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Green light for Amgen’s KRAS inhibitor in the UK

Lumakras – known as Lumykras in the UK – will be available to 600 lung cancer patients in England through an early access scheme.

Amgen’s first-in-class KRAS inhibitor sotorasib has been approved in the UK under a deal between the drug maker and NHS England. The drug – known as Lumakras in the US and Lumykras in the UK – will be available initially to treat 600 patients with locally advanced or metastatic non-small cell lung cancer (NSCLC) with the KRAS G12C mutation.

This means patients in the UK will be the first in Europe to gain access to the drug, as the European Medicines Agency has yet to make a recommendation.

“The cutting-edge therapy sotorasib will be fast-tracked to NHS patients after being proven in clinical trials to stop lung cancer growing for seven months,” said NHS England. “The drug’s adoption by NHS follows a 40-year search for a treatment for the mutation on the KRAS gene, present in a quarter of all tumours.”

The decision was welcomed by cancer charity, Cancer Research UK, which estimates there are around 48,000 diagnoses of lung cancer in the UK each year. “Sotorasib is one of the most exciting breakthroughs in lung cancer in 20 years,” said the charity’s chief clinician, Professor Charles Swanton. “This medicine expands our list of effective precision therapies in lung cancer that are helping to improve survival for patients with limited options.”

Sotorasib was approved in the US in May, where it is priced at $17,900 per month or around $215,000 per year, a similar price to many other targeted cancer drugs.

KRAS mutations are present in around a quarter of NSCLC tumours, while KRAS G12C mutations are found in around 13% of cases, which tend to be more aggressive tumours. While KRAS has been a focus of research for nearly 40 years, it has proved one of the most challenging therapeutic targets in cancer research.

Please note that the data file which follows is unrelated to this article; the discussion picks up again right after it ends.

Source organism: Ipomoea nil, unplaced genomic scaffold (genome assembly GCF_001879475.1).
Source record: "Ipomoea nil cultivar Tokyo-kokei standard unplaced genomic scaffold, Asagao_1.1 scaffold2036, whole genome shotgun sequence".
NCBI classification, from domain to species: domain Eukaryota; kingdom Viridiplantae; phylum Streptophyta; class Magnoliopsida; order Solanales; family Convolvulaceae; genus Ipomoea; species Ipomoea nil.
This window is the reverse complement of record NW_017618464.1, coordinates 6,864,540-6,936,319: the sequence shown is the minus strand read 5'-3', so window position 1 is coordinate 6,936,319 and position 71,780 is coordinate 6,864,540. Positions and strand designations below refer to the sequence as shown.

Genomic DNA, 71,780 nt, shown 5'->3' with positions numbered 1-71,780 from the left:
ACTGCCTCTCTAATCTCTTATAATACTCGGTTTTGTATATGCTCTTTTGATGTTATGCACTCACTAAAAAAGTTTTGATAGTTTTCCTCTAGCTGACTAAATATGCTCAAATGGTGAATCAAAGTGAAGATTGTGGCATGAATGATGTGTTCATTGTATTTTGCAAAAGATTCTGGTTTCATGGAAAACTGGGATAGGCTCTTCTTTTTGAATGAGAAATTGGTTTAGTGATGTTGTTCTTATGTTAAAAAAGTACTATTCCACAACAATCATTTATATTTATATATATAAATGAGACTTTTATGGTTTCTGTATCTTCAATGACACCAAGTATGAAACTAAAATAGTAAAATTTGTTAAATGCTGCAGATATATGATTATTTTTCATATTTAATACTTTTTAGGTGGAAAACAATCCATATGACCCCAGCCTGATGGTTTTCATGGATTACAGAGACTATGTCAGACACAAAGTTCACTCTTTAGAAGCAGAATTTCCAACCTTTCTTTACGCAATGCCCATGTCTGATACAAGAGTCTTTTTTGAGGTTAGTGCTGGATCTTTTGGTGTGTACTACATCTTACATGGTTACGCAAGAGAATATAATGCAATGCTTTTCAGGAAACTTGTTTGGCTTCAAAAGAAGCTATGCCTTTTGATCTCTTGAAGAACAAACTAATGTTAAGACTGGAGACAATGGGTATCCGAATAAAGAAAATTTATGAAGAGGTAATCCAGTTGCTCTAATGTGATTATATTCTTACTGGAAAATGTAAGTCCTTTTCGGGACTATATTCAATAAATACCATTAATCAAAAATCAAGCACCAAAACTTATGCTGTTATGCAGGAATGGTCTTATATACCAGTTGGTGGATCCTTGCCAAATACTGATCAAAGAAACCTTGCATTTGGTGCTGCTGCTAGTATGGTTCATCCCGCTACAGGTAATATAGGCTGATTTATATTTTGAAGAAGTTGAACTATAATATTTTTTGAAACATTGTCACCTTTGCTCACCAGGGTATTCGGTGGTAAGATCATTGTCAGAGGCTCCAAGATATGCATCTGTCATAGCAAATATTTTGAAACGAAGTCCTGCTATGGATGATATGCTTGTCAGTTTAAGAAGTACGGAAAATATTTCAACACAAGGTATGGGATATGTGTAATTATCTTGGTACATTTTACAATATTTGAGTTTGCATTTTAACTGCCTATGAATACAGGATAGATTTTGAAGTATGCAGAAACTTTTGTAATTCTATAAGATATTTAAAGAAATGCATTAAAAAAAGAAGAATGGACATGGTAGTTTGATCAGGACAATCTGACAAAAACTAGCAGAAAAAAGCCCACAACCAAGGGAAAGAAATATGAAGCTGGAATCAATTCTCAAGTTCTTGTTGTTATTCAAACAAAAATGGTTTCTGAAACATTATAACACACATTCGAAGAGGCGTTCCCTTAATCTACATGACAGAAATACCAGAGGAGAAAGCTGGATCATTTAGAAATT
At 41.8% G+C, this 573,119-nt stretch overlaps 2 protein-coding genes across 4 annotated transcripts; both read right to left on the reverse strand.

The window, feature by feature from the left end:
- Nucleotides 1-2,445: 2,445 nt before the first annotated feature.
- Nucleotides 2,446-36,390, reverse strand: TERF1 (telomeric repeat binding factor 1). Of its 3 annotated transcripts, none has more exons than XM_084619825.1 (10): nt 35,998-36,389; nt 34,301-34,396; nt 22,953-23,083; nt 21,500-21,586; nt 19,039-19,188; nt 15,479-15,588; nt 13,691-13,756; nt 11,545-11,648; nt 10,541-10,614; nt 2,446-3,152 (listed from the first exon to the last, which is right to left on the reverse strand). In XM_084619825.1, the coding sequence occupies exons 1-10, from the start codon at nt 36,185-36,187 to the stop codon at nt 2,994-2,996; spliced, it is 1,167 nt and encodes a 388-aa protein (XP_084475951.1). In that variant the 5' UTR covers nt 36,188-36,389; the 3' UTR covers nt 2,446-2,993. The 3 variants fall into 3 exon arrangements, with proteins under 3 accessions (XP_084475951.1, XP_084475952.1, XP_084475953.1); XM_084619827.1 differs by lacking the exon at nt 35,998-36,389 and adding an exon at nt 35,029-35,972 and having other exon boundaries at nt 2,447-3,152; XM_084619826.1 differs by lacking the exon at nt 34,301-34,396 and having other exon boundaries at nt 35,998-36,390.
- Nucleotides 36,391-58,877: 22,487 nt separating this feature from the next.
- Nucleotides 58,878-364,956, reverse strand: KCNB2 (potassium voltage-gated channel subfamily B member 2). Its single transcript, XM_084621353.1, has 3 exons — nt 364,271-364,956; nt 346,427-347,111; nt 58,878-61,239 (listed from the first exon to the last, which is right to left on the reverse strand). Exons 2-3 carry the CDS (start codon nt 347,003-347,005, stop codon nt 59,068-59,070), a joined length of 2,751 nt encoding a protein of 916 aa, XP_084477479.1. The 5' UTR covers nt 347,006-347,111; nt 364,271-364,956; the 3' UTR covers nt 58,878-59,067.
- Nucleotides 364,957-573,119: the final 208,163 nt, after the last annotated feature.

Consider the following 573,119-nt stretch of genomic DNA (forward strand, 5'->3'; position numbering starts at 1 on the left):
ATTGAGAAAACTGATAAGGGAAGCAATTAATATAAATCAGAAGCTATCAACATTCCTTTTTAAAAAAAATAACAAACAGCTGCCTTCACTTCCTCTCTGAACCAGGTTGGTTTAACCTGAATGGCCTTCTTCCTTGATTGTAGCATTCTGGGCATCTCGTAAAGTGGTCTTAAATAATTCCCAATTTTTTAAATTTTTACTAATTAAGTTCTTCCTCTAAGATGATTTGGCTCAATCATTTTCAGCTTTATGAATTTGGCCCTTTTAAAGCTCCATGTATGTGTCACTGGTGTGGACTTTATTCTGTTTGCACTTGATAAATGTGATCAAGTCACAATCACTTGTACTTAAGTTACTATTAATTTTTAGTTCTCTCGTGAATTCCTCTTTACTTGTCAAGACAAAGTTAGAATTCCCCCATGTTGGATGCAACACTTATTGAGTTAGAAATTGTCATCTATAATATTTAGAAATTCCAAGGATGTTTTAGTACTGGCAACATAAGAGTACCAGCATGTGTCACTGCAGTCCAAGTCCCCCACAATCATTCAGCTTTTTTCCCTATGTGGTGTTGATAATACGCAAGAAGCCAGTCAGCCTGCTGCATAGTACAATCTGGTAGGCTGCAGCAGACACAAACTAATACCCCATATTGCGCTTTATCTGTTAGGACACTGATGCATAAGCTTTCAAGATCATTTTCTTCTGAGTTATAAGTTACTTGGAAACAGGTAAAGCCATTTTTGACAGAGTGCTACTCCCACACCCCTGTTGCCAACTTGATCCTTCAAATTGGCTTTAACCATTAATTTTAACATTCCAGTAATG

The approval is the second drug licensed in the UK through Project Orbis, the international partnership between medicines regulators in the UK, US, Australia and others, to speed up the approval process for promising cancer treatments.

In response to the announcement of the early access scheme, cancer charity Breast Cancer NOW has criticised Gilead for failing to follow suit with Trodelvy (sacituzumab govitecan) in triple negative incurable secondary breast cancer.

“Gilead’s proposed pre-reimbursement access scheme falls alarmingly short of what’s needed and will not guarantee all eligible women access to Trodelvy,” said the charity’s head, Baroness Delyth Morgan. “These women don’t have time to wait. Gilead must urgently do the right thing for breast cancer patients by reaching an agreement with NHS England so that all eligible women are granted access to Trodelvy without delay.”

Article by
Hugh Gosling

13th September 2021

From: Regulatory

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